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Parsing Steve Jobs' alternative views of the future

Attorney Eric J. Sinrod says Jobs' proposal for a DRM-free world is a clever gambit that puts the onus on the big music companies.

In an open letter last week, Apple CEO Steve Jobs encouraged the Big Four record companies to allow their music to be sold free of digital rights management. Interesting news from an always interesting man. Jobs wrote that Apple has been asked to open its FairPlay DRM system. That would mean music purchased from the iTunes Store could be played on non-Apple digital devices, while protected music bought from other online music stores could work on iPods.

Jobs deflected criticism of Apple by pointing out that the company does not own or control any music itself. Instead, it must license the rights to distribute music primarily from the four companies that control the distribution of more than 70 percent of the world's music: Universal, Sony BMG, Warner and EMI.

When Apple approached these companies to license and distribute their music online, Jobs said they required Apple to protect their content from being illegally copied. The solution arrived at was to create a DRM system, which envelopes each song purchased from the iTunes Store in special and secret software, so that it cannot be played on unauthorized devices.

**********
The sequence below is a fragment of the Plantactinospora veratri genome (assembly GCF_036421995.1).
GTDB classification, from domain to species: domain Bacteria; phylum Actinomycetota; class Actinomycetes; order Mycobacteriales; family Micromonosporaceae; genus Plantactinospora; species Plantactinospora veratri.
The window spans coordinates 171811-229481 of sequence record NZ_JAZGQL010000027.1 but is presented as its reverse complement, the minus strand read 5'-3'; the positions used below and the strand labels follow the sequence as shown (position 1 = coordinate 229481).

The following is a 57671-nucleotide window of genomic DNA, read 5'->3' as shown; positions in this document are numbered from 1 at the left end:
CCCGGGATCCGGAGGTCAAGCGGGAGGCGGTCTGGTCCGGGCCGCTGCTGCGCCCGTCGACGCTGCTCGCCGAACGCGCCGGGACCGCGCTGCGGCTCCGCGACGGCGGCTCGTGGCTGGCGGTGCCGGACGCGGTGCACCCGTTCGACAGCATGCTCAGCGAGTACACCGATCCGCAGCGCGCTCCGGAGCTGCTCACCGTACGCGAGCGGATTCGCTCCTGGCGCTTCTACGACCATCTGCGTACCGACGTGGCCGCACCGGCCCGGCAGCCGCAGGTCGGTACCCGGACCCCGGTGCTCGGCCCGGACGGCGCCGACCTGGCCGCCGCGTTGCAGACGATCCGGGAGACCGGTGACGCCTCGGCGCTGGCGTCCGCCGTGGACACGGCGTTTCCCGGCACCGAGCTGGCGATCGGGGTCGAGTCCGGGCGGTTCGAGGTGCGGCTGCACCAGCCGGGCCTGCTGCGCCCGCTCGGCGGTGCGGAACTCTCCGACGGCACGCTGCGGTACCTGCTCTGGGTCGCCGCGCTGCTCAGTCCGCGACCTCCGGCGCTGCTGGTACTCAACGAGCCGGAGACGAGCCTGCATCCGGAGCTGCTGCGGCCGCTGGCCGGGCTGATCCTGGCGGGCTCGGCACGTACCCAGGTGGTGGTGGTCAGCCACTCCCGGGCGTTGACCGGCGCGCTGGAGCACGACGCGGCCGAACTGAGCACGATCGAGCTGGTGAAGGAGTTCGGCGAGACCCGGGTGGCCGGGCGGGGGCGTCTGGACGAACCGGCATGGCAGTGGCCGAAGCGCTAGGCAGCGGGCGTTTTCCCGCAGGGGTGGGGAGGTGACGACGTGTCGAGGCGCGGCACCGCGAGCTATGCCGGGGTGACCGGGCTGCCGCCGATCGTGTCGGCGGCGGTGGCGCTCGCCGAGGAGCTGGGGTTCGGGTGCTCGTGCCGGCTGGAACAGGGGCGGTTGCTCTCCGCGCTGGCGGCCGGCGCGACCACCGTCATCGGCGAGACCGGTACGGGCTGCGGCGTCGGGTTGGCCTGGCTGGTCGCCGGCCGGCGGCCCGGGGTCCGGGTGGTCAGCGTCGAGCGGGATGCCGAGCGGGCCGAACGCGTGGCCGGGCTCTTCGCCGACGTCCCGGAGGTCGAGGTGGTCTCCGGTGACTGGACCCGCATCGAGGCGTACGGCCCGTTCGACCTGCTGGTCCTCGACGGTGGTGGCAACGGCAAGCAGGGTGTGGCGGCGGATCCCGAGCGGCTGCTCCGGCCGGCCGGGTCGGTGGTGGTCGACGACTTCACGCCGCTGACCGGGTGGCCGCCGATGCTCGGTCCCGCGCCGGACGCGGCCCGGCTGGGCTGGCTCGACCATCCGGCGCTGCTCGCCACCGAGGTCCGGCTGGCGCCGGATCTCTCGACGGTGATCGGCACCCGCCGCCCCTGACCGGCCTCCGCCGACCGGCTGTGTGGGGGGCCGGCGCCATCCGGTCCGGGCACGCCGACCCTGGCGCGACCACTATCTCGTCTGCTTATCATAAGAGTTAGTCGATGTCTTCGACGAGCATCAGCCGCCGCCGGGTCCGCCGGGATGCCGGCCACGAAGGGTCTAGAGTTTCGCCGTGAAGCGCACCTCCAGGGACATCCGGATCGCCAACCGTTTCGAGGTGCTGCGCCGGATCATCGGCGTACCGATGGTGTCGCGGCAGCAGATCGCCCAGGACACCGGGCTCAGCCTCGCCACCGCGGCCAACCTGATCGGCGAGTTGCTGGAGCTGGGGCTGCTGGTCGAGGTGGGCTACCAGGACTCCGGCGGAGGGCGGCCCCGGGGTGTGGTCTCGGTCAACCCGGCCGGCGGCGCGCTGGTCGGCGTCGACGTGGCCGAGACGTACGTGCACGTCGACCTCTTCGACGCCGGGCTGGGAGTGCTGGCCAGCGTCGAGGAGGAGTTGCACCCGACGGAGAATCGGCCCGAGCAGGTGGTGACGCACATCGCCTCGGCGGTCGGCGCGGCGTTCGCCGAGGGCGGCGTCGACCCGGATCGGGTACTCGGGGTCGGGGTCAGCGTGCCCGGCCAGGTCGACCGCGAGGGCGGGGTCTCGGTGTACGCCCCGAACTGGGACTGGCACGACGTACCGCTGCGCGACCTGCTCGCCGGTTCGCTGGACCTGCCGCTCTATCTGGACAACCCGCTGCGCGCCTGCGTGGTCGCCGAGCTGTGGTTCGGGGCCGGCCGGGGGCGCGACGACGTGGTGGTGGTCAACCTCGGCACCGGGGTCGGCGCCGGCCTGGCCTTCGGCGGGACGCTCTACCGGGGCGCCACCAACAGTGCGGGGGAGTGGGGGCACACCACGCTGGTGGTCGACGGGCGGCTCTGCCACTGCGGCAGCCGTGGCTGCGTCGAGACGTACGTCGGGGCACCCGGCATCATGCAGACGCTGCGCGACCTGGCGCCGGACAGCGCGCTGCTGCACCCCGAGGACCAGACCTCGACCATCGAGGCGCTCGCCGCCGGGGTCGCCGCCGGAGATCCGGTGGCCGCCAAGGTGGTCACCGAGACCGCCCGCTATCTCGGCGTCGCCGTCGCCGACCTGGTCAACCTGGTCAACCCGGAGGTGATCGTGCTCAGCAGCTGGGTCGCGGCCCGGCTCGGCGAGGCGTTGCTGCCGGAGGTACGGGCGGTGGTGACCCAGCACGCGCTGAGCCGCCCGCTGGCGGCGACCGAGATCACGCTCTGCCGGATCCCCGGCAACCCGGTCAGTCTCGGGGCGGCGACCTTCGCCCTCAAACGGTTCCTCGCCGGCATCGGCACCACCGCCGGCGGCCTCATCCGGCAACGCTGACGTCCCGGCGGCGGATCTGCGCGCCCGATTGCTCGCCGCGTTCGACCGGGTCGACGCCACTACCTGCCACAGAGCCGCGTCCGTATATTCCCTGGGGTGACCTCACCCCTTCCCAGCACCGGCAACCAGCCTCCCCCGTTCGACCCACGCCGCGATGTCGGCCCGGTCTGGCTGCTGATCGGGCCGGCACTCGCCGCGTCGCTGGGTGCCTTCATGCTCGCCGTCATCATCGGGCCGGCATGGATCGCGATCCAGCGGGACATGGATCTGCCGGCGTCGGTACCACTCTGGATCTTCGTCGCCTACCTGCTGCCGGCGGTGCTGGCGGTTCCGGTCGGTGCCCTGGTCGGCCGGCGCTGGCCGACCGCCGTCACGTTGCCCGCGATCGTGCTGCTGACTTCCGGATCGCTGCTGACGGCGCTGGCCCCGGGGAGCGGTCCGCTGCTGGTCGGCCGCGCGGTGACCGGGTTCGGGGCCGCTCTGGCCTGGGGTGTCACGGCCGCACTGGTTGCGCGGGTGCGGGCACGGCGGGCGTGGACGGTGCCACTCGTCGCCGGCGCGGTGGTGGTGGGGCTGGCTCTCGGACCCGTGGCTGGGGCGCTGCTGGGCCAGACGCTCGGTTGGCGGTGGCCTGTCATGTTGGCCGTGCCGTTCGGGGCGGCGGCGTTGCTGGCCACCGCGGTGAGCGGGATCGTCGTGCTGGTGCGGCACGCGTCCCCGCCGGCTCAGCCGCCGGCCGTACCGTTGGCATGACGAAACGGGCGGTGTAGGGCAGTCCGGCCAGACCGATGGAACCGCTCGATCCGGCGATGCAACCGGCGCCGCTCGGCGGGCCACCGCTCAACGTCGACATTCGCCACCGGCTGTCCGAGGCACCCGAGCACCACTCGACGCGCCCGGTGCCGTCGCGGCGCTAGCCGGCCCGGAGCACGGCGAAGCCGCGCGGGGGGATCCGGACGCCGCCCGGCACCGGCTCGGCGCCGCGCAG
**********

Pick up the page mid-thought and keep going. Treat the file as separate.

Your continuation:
Jobs then presented three alternative visions for the future of digital music:

1) Continue on the current course
Each manufacturer will compete aggressively and use its own proprietary systems.

Jobs notes that some people have argued that once a consumer purchases a song from one of the proprietary music stores, they are forever locked into only using music players from that one company; and, if they buy a specific player, they are locked into buying titles only from that company's music store. But Jobs also questions whether these notions are true.

Music companies might, as a matter of contract, be willing to accept less than a full guarantee from Apple.

According to his data, on average, 22 songs have been purchased from the iTunes Store for each iPod ever sold. Given that the most popular iPod holds 1,000 songs and that the average iPod is nearly full; under 3 percent of the music on the average iPod is purchased from the iTunes Store and protected with DRM. Thus, according to Jobs, the remaining 97 percent of the music is unprotected and playable on any player that can play the open formats.

Jobs concludes with respect to this first alternative that it is difficult to believe that just 3 percent of the music on the average iPod is enough to lock users into buying only iPods in the future, and that because 97 percent of the music on the average iPod was not purchased from the iTunes Store, iPod users are not locked into the iTunes Store to acquire their music.

These numbers on their own are fairly convincing, although it might be more useful to ascertain empirically the actual loyalty of consumers to particular devices, software and brands.